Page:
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Circuit of Ireland Rally

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Circuit of ireland rally 2016 flyin finn motorsport pure rally action

The Circuit of Ireland International Rally is an annual automobile rally, which was first held in 1931 making it the third oldest rally in the world. The most recent event was held in 2012 and after a year's rest the 2014 event rejoined the European Rally Championship for the first time since 1991. The event is also a round of the Northern Ireland Rally Championship and the Irish Tarmac Rally Championship.


The Circuit, as it is colloquially known, is organised by the Ulster Automobile Club and is traditionally held over the Easter holiday weekend. It normally starts and finishes in Northern Ireland, although over time the lengthy route of the event has typically included large segments in the Republic of Ireland as well. Most of the event's special stages are laid out on paved public roads that are closed to other traffic. In 2010, the event was awarded Intercontinental Rally Challenge Supporter Event status. For 2012 the event will become round three of the 2012 Intercontinental Rally Challenge.

The 1984 circuit of ireland rally


The rally originated in 1931 as the Ulster Motor Rally. It was run from multiple starting points, in a manner similar to the Monte Carlo Rally. After several years in this format, it transitioned into a 1089-mile circuit, essentially following the Irish coastline and starting and finishing in Bangor, County Down. The Circuit was suspended during World War II (1939–1945), and again in 1948 due to fuel shortages. Further cancellations occurred in 1957, 1972, 2001 and 2007.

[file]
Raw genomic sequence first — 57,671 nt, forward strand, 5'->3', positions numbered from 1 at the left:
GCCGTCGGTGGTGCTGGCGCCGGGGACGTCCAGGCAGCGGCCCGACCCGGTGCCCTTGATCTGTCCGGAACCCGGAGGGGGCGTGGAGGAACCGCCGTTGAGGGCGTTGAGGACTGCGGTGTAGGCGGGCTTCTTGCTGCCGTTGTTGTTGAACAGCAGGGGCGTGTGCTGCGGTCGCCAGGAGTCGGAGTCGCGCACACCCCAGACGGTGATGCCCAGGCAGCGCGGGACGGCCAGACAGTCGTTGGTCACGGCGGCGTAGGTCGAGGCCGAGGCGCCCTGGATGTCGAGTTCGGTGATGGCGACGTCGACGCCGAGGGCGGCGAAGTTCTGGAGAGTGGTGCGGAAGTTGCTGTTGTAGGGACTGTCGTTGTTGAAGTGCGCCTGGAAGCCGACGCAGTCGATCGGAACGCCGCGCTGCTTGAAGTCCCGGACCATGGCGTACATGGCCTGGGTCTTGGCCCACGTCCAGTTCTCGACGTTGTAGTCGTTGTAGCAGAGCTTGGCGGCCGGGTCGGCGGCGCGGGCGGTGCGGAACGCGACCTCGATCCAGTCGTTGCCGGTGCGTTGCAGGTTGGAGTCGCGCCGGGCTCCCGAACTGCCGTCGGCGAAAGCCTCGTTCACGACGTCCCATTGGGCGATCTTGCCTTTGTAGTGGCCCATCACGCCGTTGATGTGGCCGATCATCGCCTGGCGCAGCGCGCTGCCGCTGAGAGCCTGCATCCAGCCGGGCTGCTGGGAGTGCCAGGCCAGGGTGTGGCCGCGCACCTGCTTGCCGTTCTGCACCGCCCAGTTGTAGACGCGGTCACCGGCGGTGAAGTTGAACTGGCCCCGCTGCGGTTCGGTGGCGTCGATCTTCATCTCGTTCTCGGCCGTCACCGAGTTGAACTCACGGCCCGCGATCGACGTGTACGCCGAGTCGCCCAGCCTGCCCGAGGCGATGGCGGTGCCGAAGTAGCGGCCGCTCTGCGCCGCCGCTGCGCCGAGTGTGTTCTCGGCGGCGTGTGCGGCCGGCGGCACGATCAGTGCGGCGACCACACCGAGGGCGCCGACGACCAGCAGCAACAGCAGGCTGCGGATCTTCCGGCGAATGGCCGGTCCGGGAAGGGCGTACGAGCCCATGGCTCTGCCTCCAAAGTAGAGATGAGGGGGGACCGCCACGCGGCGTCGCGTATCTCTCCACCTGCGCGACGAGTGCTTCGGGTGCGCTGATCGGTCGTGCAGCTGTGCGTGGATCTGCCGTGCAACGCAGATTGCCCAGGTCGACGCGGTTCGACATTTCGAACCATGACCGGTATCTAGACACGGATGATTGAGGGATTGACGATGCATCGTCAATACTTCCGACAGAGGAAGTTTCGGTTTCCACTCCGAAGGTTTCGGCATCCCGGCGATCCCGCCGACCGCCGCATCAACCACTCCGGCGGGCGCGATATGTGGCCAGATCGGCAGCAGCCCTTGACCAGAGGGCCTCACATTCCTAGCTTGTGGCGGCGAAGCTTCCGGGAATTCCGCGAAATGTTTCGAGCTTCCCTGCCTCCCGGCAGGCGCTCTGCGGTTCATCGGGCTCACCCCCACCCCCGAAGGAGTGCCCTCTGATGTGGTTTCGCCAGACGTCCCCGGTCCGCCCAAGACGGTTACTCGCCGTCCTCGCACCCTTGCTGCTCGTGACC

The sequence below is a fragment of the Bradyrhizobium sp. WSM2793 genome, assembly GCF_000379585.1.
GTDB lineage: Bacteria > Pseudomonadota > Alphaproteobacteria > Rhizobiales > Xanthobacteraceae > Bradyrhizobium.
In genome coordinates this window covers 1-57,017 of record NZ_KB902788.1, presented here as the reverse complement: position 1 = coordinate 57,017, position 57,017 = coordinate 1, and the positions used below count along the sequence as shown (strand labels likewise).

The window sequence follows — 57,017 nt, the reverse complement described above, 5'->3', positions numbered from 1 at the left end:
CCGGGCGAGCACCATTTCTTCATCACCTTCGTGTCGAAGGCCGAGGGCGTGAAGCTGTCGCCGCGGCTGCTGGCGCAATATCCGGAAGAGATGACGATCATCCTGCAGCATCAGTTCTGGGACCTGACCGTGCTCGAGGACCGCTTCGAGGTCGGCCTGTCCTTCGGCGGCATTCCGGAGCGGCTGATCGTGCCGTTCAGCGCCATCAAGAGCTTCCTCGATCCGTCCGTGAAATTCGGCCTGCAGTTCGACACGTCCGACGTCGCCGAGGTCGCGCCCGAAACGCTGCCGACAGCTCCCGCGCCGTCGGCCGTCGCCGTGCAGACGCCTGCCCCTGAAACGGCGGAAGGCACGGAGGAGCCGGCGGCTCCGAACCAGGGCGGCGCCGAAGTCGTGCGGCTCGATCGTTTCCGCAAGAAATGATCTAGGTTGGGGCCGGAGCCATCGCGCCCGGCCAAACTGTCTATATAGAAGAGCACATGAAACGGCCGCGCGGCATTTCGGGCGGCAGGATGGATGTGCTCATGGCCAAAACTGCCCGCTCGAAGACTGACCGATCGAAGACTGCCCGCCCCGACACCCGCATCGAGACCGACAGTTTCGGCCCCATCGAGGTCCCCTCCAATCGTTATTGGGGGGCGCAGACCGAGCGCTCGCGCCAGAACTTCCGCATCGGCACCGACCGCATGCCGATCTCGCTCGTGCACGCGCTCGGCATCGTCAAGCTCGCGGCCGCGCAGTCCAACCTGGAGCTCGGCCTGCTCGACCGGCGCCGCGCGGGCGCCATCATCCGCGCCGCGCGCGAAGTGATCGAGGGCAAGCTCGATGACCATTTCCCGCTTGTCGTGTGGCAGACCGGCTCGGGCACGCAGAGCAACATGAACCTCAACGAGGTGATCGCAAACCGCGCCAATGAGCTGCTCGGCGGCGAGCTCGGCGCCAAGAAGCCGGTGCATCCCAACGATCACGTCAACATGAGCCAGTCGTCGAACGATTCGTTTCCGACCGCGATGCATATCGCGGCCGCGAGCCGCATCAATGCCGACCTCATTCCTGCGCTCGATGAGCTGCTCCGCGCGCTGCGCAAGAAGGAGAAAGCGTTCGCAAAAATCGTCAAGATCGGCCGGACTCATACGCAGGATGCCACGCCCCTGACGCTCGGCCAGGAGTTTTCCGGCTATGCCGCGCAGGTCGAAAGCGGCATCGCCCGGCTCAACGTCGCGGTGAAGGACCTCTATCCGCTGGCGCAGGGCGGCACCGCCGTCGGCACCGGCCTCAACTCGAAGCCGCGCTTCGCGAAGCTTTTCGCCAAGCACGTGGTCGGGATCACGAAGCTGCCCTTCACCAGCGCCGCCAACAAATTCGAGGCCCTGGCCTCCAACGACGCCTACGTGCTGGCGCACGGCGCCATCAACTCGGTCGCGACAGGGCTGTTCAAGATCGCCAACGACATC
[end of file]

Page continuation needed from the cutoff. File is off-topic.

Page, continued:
The 2007 Circuit of Ireland was cancelled as a result of continuing disputes between the organisers, the event operating company, and the sponsors. It was replaced by a series of smaller Easter holiday events arranged by the Ulster Automobile Club. These included the Easter International Rally, which was run over 12 special stages in DublinDerry, Tyrone, and Donegal. In December 2012, it was announced the 2013 rally would be cancelled due to a lack of funds, but was subsequently reinstated at a reduced scale.


The Circuit restarted again on the Easter weekend (21–23 March) in 2008. Twenty-eight teams competed on twenty special stages, with fourteen teams finishing. The overall winner was Eamonn Boland in a Subaru Impreza S12B.


The 2009 event was run over the weekend of 11–12 April, starting in the town of Banbridge, County Down and finishing after 14 special stages in Dundalk. The overall winner was Eugene Donnelly in a Škoda Fabia WRC.


In 2010, the event was run over the weekend 3–4 April and was based in Newry, Northern Ireland. There was a total of 15 stages including a 29 kilometres (18 mi) night stage. The event counted as a round of the Irish Tarmac Rally Championship. Derek McGarrity and co-driver James McKee won the rally in their Subaru Impreza S12B. Gareth MacHale/Brian Murphy (Ford Focus RS WRC) and Alastair Fisher/Marshall Clarke (Mitsubishi Lancer Evo 9) finished second and third respectively.


The Circuit returned to the European Rally Championship in Easter 2014 and started in Belfast, Northern Ireland. It consisted of 18 special stages covering a total of 230km in 2 days. Finnish driver Esapekka Lappi dominated the International section (European Rally Championship) ahead of 2nd place Sepp Wiegand from Germany, making it a Skoda 1-2. He won by 1 minute and 50 seconds. Irishman Robert Barrable finished 3rd in their Ford Fiesta R5. Declan Boyle won the Circuit of Ireland National Rally in his Subaru Impreza S12B WRC. Teenage British driver Chris Ingram lead the ERC Junior Championship but crashed out handing the win to Czech driver Jan Černý. Ingram still became the youngest winner of the Colin McRae 'Flat Out' Award, handed to him by local hero Kris Meeke.


Circuit of Ireland Rally Wikipedia